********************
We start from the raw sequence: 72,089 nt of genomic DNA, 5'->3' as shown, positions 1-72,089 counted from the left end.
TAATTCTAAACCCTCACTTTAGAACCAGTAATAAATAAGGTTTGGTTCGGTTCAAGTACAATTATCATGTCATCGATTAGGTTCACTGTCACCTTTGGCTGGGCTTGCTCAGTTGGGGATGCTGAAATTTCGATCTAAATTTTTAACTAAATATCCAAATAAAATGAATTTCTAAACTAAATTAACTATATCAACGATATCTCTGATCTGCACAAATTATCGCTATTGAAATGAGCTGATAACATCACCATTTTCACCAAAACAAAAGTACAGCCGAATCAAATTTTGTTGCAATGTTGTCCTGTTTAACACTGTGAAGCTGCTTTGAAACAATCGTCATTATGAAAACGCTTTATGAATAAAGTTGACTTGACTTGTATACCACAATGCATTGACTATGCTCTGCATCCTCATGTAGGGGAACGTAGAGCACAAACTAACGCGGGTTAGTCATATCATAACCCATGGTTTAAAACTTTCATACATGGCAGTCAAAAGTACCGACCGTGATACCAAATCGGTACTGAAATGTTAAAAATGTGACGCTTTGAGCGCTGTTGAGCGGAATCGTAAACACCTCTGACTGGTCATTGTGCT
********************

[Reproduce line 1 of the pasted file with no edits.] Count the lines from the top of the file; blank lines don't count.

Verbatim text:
We start from the raw sequence: 72,089 nt of genomic DNA, 5'->3' as shown, positions 1-72,089 counted from the left end.